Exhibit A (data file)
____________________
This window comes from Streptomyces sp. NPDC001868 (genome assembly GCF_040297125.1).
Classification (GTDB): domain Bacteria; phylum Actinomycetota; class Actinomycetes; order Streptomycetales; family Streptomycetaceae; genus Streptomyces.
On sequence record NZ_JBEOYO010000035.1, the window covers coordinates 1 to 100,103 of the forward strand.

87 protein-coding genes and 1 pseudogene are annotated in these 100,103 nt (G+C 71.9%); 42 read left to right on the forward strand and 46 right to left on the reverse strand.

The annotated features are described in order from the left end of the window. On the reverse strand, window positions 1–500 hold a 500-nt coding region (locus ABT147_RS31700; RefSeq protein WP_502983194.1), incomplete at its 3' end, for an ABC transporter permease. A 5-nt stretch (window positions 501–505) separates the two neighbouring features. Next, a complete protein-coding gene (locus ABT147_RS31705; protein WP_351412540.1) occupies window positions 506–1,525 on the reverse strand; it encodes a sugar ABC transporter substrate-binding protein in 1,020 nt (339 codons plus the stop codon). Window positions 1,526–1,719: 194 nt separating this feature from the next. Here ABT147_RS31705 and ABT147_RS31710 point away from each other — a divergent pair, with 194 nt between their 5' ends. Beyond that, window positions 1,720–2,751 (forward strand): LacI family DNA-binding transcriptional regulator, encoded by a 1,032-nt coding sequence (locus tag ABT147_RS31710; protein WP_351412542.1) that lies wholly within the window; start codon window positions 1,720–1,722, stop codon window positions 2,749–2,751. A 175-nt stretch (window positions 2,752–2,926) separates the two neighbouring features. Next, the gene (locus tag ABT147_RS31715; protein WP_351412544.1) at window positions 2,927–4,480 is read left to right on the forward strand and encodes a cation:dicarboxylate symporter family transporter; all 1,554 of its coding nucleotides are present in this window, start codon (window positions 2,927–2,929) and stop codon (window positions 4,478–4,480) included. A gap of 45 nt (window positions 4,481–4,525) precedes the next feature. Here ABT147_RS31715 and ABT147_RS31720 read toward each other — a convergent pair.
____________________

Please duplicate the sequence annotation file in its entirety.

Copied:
This window comes from Streptomyces sp. NPDC001868 (genome assembly GCF_040297125.1).
Classification (GTDB): domain Bacteria; phylum Actinomycetota; class Actinomycetes; order Streptomycetales; family Streptomycetaceae; genus Streptomyces.
On sequence record NZ_JBEOYO010000035.1, the window covers coordinates 1 to 100,103 of the forward strand.

87 protein-coding genes and 1 pseudogene are annotated in these 100,103 nt (G+C 71.9%); 42 read left to right on the forward strand and 46 right to left on the reverse strand.

The annotated features are described in order from the left end of the window. On the reverse strand, window positions 1–500 hold a 500-nt coding region (locus ABT147_RS31700; RefSeq protein WP_502983194.1), incomplete at its 3' end, for an ABC transporter permease. A 5-nt stretch (window positions 501–505) separates the two neighbouring features. Next, a complete protein-coding gene (locus ABT147_RS31705; protein WP_351412540.1) occupies window positions 506–1,525 on the reverse strand; it encodes a sugar ABC transporter substrate-binding protein in 1,020 nt (339 codons plus the stop codon). Window positions 1,526–1,719: 194 nt separating this feature from the next. Here ABT147_RS31705 and ABT147_RS31710 point away from each other — a divergent pair, with 194 nt between their 5' ends. Beyond that, window positions 1,720–2,751 (forward strand): LacI family DNA-binding transcriptional regulator, encoded by a 1,032-nt coding sequence (locus tag ABT147_RS31710; protein WP_351412542.1) that lies wholly within the window; start codon window positions 1,720–1,722, stop codon window positions 2,749–2,751. A 175-nt stretch (window positions 2,752–2,926) separates the two neighbouring features. Next, the gene (locus tag ABT147_RS31715; protein WP_351412544.1) at window positions 2,927–4,480 is read left to right on the forward strand and encodes a cation:dicarboxylate symporter family transporter; all 1,554 of its coding nucleotides are present in this window, start codon (window positions 2,927–2,929) and stop codon (window positions 4,478–4,480) included. A gap of 45 nt (window positions 4,481–4,525) precedes the next feature. Here ABT147_RS31715 and ABT147_RS31720 read toward each other — a convergent pair.